Traditional cooking skills such as poaching an egg and making shortcrust pastry
are now almost obsolete, according to a new survey.
Over two thirds of today's mothers do not know how to make gravy from scratch, compared with just a third of their own mothers.
And just 15 per cent know how to make custard, compared with nearly half of mothers 35 years ago.The study of 2,500 women aged between 18 and 70 found that traditional
cooking skills have deteriorated so much that even the tea-making process has changed dramatically.
While most modern mothers will simply squeeze a teabag into a cup of boiling water, her Seventies counterpart would warm the pot and stew the tea, before straining the leaves and adding milk. Sixty-five
per cent of the women polled admitted that their mothers cooked more
family meals from scratch than they do.
Just one in four know how to poach the perfect egg without the use of gadgets, compared with 75 per cent of the older generation, who have the skill mastered.
And while half of all women who were parents in the Seventies can make shortcrust pastry without the aid of a recipe, only 16 per cent of today’s generation know the basic ingredients and method required.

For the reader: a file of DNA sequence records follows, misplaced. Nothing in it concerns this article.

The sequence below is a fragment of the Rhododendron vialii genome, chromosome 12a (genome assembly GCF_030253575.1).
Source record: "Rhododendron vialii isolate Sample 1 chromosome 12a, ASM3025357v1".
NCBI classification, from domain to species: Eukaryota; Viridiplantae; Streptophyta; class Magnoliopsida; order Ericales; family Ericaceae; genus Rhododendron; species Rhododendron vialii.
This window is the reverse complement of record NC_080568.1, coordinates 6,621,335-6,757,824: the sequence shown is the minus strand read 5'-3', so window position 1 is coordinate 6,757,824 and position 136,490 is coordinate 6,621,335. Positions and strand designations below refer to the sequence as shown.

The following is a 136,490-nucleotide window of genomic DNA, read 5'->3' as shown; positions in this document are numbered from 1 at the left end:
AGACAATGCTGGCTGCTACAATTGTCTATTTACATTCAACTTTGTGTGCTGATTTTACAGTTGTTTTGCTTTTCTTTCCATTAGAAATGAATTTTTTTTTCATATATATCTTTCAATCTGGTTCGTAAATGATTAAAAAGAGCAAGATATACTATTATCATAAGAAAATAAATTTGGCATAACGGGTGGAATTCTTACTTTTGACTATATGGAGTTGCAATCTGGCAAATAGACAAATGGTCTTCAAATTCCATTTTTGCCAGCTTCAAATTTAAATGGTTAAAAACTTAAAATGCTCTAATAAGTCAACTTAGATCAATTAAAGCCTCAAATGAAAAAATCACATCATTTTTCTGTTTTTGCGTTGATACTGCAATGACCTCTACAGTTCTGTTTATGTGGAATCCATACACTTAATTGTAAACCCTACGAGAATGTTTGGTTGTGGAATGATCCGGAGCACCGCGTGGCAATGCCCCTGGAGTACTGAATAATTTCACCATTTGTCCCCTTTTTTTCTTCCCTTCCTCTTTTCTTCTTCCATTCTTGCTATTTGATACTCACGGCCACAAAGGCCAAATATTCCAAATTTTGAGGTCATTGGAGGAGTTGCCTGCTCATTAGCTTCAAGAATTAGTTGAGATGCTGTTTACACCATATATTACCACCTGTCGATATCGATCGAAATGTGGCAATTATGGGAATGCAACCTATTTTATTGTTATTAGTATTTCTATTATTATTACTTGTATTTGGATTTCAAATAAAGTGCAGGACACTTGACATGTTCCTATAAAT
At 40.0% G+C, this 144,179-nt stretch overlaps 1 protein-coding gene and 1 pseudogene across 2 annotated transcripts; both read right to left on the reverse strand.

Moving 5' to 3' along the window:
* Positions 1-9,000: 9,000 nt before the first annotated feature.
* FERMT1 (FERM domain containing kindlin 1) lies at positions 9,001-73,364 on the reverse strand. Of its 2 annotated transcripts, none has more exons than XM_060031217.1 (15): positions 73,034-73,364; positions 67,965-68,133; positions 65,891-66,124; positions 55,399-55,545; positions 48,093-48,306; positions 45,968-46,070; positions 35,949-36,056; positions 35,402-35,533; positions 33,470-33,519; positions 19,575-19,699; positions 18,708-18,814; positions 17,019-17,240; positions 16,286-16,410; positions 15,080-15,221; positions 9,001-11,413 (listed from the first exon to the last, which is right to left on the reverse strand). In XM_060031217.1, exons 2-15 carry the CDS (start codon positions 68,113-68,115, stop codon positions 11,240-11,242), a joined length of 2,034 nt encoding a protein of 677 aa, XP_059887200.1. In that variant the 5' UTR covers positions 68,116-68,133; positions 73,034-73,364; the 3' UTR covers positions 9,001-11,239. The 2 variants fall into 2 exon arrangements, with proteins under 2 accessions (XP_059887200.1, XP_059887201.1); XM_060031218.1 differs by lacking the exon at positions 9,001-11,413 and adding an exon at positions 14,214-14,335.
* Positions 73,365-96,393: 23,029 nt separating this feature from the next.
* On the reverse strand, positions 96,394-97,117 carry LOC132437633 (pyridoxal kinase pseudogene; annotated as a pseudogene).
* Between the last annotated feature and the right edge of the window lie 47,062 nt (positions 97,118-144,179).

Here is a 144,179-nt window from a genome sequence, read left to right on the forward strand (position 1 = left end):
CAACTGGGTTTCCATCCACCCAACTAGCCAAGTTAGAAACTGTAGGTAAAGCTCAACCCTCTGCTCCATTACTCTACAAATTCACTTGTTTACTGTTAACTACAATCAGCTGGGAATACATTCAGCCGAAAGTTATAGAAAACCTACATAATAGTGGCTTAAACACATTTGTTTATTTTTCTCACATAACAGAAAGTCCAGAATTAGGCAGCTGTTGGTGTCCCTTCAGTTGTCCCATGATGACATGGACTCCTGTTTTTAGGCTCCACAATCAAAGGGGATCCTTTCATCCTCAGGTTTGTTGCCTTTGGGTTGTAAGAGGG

The research, conducted by Waitrose, revealed that most of today's parents are confident cooking meat such as chicken, bacon, beef mince and sausages, but their children will rarely be served cuts such as kidney, liver or lamb hearts - staples of a Seventies mother's repertoire.
Neil Nugent, Executive Chef at Waitrose, said: 'It’s sad to think that the traditional kitchen skills, which our parents and grandparents used on a daily basis, are now becoming less frequently practised. 'It’s obviously inevitable that over the years lifestyles have changed
along with palettes, but basic skills such as poaching, braising and baking should be passed down from generation to generation.'